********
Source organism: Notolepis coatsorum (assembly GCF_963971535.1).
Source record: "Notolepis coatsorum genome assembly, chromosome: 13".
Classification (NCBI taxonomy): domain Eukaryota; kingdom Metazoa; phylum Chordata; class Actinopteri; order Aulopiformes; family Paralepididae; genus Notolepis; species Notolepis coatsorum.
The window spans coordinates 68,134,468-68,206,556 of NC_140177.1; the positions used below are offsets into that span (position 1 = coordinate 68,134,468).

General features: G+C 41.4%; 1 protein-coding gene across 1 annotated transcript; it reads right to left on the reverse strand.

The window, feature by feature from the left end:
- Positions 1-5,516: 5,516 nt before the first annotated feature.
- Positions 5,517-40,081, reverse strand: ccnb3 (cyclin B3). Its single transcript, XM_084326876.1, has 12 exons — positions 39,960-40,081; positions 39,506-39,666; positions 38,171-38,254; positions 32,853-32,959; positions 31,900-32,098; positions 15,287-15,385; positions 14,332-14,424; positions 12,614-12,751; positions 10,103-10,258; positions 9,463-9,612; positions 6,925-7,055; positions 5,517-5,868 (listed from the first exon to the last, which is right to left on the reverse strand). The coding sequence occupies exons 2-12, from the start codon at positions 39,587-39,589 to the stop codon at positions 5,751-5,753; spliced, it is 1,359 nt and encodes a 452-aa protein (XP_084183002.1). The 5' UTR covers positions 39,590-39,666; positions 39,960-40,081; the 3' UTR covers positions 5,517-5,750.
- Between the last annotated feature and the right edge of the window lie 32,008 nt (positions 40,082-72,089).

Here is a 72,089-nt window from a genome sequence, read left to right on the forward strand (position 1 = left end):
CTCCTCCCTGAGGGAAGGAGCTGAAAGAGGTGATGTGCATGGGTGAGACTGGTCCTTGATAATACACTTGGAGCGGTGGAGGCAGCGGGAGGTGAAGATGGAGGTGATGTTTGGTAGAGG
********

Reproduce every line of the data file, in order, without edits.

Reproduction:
Source organism: Notolepis coatsorum (assembly GCF_963971535.1).
Source record: "Notolepis coatsorum genome assembly, chromosome: 13".
Classification (NCBI taxonomy): domain Eukaryota; kingdom Metazoa; phylum Chordata; class Actinopteri; order Aulopiformes; family Paralepididae; genus Notolepis; species Notolepis coatsorum.
The window spans coordinates 68,134,468-68,206,556 of NC_140177.1; the positions used below are offsets into that span (position 1 = coordinate 68,134,468).

General features: G+C 41.4%; 1 protein-coding gene across 1 annotated transcript; it reads right to left on the reverse strand.

The window, feature by feature from the left end:
- Positions 1-5,516: 5,516 nt before the first annotated feature.
- Positions 5,517-40,081, reverse strand: ccnb3 (cyclin B3). Its single transcript, XM_084326876.1, has 12 exons — positions 39,960-40,081; positions 39,506-39,666; positions 38,171-38,254; positions 32,853-32,959; positions 31,900-32,098; positions 15,287-15,385; positions 14,332-14,424; positions 12,614-12,751; positions 10,103-10,258; positions 9,463-9,612; positions 6,925-7,055; positions 5,517-5,868 (listed from the first exon to the last, which is right to left on the reverse strand). The coding sequence occupies exons 2-12, from the start codon at positions 39,587-39,589 to the stop codon at positions 5,751-5,753; spliced, it is 1,359 nt and encodes a 452-aa protein (XP_084183002.1). The 5' UTR covers positions 39,590-39,666; positions 39,960-40,081; the 3' UTR covers positions 5,517-5,750.
- Between the last annotated feature and the right edge of the window lie 32,008 nt (positions 40,082-72,089).

Here is a 72,089-nt window from a genome sequence, read left to right on the forward strand (position 1 = left end):
CTCCTCCCTGAGGGAAGGAGCTGAAAGAGGTGATGTGCATGGGTGAGACTGGTCCTTGATAATACACTTGGAGCGGTGGAGGCAGCGGGAGGTGAAGATGGAGGTGATGTTTGGTAGAGG